PHOENIX – The Phoenix Police Department released the 911 call made last month by a woman who is now charged in her nine-year-old son’s fatal shooting, reports CBS affiliate KPHO.
“Yes, I have an emergency now! My son got shot in the head!” Wendy Lavarnia told the dispatcher on Monday, March 20.
Police became suspicious when they found inconsistencies in the mother’s account. Authorities say the parents were charged with first-degree murder because they delayed medical care for the child while they cleaned up evidence in the house.
“He is 9 years old. By his baby brother. I got my gun down. I put it on my bed like an idiot and my son, I didn’t think he could fire it, and he shot it,” Lavarnia said on the 911 call.
An agonizing cry can be heard in the background earlier in the call, but it’s unclear who was crying.
Nine-year-old Landen Lavarnia was rushed to the hospital where he later died.
Wendy Lavarnia told investigators that her husband, Kansas Lavarnia, was not home at the time and that her 2-year-old son picked up the loaded gun and shot Landen. But police said Kansas suffered a gunshot wound to his upper left arm and tried to conceal his injury with “tissue paper and a distinct clear packing tape.”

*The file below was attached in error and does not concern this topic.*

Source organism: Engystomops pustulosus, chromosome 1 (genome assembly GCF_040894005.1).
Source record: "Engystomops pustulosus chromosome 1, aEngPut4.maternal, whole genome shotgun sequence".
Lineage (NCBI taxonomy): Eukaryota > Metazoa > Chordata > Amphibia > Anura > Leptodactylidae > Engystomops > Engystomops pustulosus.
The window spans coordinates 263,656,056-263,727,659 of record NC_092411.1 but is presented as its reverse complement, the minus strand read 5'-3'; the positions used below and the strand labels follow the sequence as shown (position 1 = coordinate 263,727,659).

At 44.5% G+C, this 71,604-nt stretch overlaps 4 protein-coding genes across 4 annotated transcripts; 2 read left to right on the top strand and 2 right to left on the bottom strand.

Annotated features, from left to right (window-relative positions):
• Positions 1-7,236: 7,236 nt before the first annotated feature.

His wound looked to have been punctured multiple times, possibly with a screwdriver, to mask the injury, authorities said.
Wendy was told over the phone how to try to revive her son before emergency crews arrived at her home, but according to court documents, tried to “clean up and cover up” the shooting. The “significant amount of time and effort” to clean up the bloody scene and “intentional delay in seeking medical treatment significantly endangered” Landen’s health.
Police previously said the lack of visible blood and the extent of blood residue at the home implied that a significant amount of time had passed before authorities were called. Police have declined to say whether they believe the boy would be alive had authorities been alerted sooner.
The investigation into the shooting has not revealed who fired the gun that hit Landen.
Clare Schum, an attorney representing the mother, and Jamie Jackson, a lawyer for the father, didn’t immediately return calls seeking comment.